“Art may not have the power to change the course of history, but it can provide a perspective on historical events that needs to be heard, even if it’s seldom heeded.”
Popular music, as well as other cultural ‘products’, can be a fruitful source for understanding the past. In my research, it is the blues that has provided the textual reference from which to study the American South, American, and African-American history. But using music can come at a cost, particularly in the case of the blues. This music, tied to the Southern experience of Jim Crow segregation, the Great Depression and the Great Migrations, holds an especially seductive power to blur myth and reality. Many of those that have analysed the music as the African American folk voice, have fallen victim to romanticism, nostalgia and ‘invention.’ The blues has been dominated by representations of bluesmen as soul-selling, devil-befriending folk heroes, and as the authentic voice of black cultural expression, particularly in the interwar era. My research has been geared towards deconstructing the representation of the blues and the black South, and accounting for reasons why the music has come to be represented as it has.
To gain some credibility here, I must confess to the origins of my own fascination for the music, which began with this thirty second advert when I was a young teenager:
The sound of Chester Burnett – aka Howlin’ Wolf – living up to his name on his most famous track, ‘Smokestack Lightnin’ from 1956, joined with the image of a lonesome figure on a train travelling through America’s iconic landscape seemed to offer the possibility of something beyond the realms of a normal English upbringing. This television clip led to me discover a world of music known as the blues, and subsequently, I learnt to play guitar, and, most importantly, it triggered an interest in African American music and culture that would be the basis of my doctoral research and academic career. The blues became the lens through which I would discover African American history and the story of the American South.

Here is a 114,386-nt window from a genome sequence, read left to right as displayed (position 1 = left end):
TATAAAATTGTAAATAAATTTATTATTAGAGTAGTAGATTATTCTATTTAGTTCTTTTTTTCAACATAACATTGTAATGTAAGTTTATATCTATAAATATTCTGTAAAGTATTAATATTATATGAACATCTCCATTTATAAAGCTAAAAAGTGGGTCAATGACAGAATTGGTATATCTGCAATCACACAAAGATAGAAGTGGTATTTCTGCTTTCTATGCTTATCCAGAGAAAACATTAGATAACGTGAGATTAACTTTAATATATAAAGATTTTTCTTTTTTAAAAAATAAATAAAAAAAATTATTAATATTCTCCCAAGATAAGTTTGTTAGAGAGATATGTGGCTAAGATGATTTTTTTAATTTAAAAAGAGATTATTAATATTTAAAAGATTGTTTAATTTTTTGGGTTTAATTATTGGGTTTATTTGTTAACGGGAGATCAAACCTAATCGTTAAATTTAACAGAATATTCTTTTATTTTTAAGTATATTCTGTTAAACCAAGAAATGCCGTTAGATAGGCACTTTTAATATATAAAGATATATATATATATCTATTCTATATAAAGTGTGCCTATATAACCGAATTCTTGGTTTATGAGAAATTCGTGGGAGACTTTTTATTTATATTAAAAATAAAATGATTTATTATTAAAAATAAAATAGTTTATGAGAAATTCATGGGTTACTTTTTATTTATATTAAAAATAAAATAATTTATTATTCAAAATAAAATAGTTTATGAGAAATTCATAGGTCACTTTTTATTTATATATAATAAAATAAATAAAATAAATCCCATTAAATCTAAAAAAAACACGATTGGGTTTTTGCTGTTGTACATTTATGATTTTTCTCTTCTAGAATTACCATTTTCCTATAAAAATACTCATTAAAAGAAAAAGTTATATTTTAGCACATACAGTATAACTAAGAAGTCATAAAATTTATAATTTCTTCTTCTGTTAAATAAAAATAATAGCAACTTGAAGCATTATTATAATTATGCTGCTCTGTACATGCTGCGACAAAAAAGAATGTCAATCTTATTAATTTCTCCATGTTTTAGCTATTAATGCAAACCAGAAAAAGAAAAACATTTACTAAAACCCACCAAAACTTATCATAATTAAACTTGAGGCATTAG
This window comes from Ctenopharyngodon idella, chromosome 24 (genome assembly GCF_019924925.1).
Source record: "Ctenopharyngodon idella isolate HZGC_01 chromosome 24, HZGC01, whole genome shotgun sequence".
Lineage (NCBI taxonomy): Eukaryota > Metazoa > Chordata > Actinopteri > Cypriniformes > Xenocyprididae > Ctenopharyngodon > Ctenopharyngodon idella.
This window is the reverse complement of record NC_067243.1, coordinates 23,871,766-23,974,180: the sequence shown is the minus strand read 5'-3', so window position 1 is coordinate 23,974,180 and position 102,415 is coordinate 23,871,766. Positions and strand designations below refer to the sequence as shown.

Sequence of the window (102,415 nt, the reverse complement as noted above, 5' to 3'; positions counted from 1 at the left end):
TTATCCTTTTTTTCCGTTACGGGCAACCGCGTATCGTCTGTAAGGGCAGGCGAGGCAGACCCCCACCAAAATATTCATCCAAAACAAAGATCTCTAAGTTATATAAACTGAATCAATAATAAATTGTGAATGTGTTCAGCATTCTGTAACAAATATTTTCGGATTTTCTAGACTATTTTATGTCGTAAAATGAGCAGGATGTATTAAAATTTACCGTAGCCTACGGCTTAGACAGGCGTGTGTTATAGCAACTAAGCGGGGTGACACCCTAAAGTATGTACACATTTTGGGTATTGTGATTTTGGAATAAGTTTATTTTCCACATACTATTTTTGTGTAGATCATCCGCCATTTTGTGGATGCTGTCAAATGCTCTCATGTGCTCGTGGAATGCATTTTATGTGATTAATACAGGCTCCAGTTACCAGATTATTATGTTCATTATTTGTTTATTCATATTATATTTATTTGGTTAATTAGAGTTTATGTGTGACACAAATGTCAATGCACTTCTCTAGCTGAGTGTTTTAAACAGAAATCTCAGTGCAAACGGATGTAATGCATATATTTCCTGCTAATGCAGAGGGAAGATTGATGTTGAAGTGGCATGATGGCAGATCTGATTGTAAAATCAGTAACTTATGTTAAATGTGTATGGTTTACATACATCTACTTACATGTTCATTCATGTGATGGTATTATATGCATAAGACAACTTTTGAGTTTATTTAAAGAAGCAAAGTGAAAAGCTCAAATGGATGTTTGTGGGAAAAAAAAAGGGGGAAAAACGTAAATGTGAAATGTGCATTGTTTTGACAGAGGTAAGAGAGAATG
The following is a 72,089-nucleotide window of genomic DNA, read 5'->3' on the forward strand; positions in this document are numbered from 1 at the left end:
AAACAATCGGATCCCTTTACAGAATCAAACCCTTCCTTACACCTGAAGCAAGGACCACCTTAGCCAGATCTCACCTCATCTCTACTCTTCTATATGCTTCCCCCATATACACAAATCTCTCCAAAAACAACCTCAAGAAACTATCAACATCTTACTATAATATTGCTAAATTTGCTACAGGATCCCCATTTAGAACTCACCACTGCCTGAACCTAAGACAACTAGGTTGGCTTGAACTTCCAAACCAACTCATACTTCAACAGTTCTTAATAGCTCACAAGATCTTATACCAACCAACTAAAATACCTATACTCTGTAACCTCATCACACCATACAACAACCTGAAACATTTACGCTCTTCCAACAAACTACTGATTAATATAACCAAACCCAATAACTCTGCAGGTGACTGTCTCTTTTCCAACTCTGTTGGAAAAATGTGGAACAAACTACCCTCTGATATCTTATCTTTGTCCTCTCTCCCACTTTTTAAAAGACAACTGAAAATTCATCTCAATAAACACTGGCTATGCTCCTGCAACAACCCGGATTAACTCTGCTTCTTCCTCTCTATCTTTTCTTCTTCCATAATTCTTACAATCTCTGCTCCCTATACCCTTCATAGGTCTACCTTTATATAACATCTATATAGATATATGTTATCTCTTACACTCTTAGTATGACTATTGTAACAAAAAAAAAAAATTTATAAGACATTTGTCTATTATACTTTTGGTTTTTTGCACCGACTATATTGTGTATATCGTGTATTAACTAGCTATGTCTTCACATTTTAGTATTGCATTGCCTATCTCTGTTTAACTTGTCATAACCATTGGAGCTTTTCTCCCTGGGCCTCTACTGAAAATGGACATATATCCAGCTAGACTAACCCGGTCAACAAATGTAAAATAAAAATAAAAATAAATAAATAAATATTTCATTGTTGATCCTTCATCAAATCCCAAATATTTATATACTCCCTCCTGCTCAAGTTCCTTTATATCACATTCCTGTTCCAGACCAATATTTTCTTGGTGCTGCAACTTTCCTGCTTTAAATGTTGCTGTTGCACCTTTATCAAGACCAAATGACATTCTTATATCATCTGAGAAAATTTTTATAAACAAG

While the song on the advert represents a personal attachment to the music, it is the advert, in the entirety of its visual and sonic elements that best signifies my research interests. One only needs to watch the clip again to notice that there is something of a mismatch between the music and the images. Indeed, the music is recognisably ‘blues’. However, the landscape is not that of the Deep South, typically depicted as the home of the music, but closer to that that of the West. In addition, the travelling man is white, contradicting the prevailing stereotype that the blues is African American music, and that ‘bluesmen’ are black. In addition, the fact that the blues were used in advertising, and thus fully colonized by the capitalist system, does not sit comfortably with dominant notions of the blues as a folk form, or as the music of non-conformist rebels.
These simple contradictions, however, may not be contradictions at all. Indeed, the seemingly simple facts – that the blues is African American, and that bluesman are black, and usually elderly and poor – have been the subject of revisionist scrutiny in recent years. Revisionists writers, such as Elijah Wald and Marybeth Hamilton, have argued that representations by white and, therefore, ‘alien’ observers during the post-war blues revival of the 1950s and 1960s distorted historical truths, and ‘invented’ the blues as we know it. Wald in particular made the case that the blues, which obtained huge exposure during the 1920s and 1930s, was the pop music of its time, an idea with which white blues scholars of the revival struggled to cope. Karl Hagstrom Miller, in his brilliant book Segregating Sound (2010), went a little further back putting evidence forward for a much more racially integrated musical landscape prior to the 1920s recording industry, which lent weight to the idea of blues as a hybrid form, rather than simply a ‘pure’ African American expression.